Prof. Bernstein gets several things right in this article. First, that debt is not necessarily bad and can be used appropriately for growth. Secondly, that in downturns government must step and stimulate the economy with increased deficits. Thirdly, that Minsky's financial instability hypothesis must be taken into account in considering debt.
All good. But this he goes on to repeat the common shibboleths. First, he fails to distinguish between the currency issuer and currency user and falls into the government is the same a households and firms, only bigger. Secondly, while he rejects crowding out in recent circumstances (but not outright), he is a deficit dove and accepts the intertemporal budget constraint, believing that government budgets should be balanced over the cycle. Worse, he gives credence to the belief that surpluses are superior to deficits even in the short run.
Bernstein was one of President Obama's more economically enlightened advisors, and he is considered a leading progressive economist. Yikes!
It’s always important to remember that one person’s debt is another person’s asset. When it comes to the budget deficit, while we owe about half of it to foreign holders of Treasuries (China and Japan being the most prominent lenders), we owe the other half to ourselves. That doesn’t mean we can afford to ignore unsustainable borrowing. But from a macroeconomic perspective, it doesn’t necessarily hurt the economy to borrow from ourselves to invest in productivity-enhancing initiatives that increase the future wealth of our progeny.....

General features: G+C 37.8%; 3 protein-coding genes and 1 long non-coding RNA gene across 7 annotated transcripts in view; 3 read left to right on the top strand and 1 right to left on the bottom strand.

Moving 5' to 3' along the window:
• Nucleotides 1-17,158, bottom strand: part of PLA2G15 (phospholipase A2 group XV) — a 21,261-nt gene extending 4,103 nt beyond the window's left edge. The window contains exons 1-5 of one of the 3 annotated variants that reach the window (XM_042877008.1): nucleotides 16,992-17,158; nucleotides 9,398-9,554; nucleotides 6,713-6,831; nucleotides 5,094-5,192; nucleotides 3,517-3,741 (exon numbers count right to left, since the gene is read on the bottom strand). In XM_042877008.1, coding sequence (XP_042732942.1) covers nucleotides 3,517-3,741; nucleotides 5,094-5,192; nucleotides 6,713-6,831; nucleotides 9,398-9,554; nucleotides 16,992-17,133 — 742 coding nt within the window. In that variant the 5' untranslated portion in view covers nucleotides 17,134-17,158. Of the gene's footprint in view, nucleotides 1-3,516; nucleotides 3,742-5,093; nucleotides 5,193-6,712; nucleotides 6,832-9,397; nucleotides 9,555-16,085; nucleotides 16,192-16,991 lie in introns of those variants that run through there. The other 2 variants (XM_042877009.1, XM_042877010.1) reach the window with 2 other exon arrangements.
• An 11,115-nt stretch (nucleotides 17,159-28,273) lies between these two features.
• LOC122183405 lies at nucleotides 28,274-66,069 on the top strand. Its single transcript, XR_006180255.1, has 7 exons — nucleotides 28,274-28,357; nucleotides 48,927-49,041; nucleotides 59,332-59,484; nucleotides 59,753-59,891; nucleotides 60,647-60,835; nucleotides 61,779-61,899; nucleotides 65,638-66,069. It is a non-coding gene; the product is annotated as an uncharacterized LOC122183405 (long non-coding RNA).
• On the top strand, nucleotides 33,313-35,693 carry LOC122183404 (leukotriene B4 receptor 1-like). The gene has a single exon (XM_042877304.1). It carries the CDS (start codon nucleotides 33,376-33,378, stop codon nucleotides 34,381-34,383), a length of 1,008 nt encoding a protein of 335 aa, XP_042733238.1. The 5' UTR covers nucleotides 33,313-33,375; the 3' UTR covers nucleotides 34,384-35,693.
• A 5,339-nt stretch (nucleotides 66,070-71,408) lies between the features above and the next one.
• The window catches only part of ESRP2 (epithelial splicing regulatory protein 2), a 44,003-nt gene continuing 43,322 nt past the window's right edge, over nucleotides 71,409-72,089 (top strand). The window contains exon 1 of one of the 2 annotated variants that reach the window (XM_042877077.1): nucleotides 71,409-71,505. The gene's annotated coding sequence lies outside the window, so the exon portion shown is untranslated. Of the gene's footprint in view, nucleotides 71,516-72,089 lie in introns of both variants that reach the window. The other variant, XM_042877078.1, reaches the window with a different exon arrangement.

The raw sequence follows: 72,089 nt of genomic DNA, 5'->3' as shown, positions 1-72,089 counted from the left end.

What impact do federal budget deficits have on the economy? Was Dick Cheney right to argue that “Reagan proved deficits don’t matter”?
For economists, the issue comes down to “crowding out.” Under certain conditions, by running large deficits, the government can be in competition with private firms for capital, and the extra demand for loans pushes up interest rates. Higher interest rates mean less investment and slower private-sector growth than would otherwise occur. Crowding out makes sense in theory, and research has found some evidence of it. But the whole story is not so simple. In fact, neither interest rates nor investment have responded during this crisis the way the crude view predicts (interest rates haven’t risen with deficits, and neither investment nor capital stock consistently fell). The reason is that there is no competition for scarce funds right now—to the contrary, firms are sitting on trillions in cash reserves, and capital is flowing freely to the United States as a safe haven in uncertain times.
Economists’ focus on crowding out, given the lack of compelling evidence, is doing more harm than good. None of this is meant to signal indifference to budget deficits. I was as elated by the surpluses of the latter 1990s as I was discouraged by the growing deficits of the 2000s....Read the whole article at Democracy — A Journal of Ideas
by Jared Bernstein
(h/t Mark Thoma)